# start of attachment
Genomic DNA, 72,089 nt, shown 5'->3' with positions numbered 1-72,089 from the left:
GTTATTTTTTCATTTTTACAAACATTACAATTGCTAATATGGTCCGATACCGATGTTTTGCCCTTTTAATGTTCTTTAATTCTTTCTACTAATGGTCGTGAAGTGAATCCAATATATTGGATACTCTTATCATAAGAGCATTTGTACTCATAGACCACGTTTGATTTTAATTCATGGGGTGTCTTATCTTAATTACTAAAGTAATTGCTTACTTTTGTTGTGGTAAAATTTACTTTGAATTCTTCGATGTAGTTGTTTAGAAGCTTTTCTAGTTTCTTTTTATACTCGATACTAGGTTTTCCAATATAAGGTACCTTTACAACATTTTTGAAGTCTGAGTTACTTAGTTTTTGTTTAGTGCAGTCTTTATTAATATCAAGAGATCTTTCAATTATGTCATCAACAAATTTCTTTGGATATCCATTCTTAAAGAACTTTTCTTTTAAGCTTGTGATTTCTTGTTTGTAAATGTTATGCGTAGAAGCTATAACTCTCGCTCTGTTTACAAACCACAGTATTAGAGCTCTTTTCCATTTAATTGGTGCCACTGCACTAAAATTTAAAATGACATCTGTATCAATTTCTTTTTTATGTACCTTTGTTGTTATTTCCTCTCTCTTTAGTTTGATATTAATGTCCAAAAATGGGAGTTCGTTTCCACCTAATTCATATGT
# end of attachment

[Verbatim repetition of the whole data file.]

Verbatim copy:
Genomic DNA, 72,089 nt, shown 5'->3' with positions numbered 1-72,089 from the left:
GTTATTTTTTCATTTTTACAAACATTACAATTGCTAATATGGTCCGATACCGATGTTTTGCCCTTTTAATGTTCTTTAATTCTTTCTACTAATGGTCGTGAAGTGAATCCAATATATTGGATACTCTTATCATAAGAGCATTTGTACTCATAGACCACGTTTGATTTTAATTCATGGGGTGTCTTATCTTAATTACTAAAGTAATTGCTTACTTTTGTTGTGGTAAAATTTACTTTGAATTCTTCGATGTAGTTGTTTAGAAGCTTTTCTAGTTTCTTTTTATACTCGATACTAGGTTTTCCAATATAAGGTACCTTTACAACATTTTTGAAGTCTGAGTTACTTAGTTTTTGTTTAGTGCAGTCTTTATTAATATCAAGAGATCTTTCAATTATGTCATCAACAAATTTCTTTGGATATCCATTCTTAAAGAACTTTTCTTTTAAGCTTGTGATTTCTTGTTTGTAAATGTTATGCGTAGAAGCTATAACTCTCGCTCTGTTTACAAACCACAGTATTAGAGCTCTTTTCCATTTAATTGGTGCCACTGCACTAAAATTTAAAATGACATCTGTATCAATTTCTTTTTTATGTACCTTTGTTGTTATTTCCTCTCTCTTTAGTTTGATATTAATGTCCAAAAATGGGAGTTCGTTTCCACCTAATTCATATGT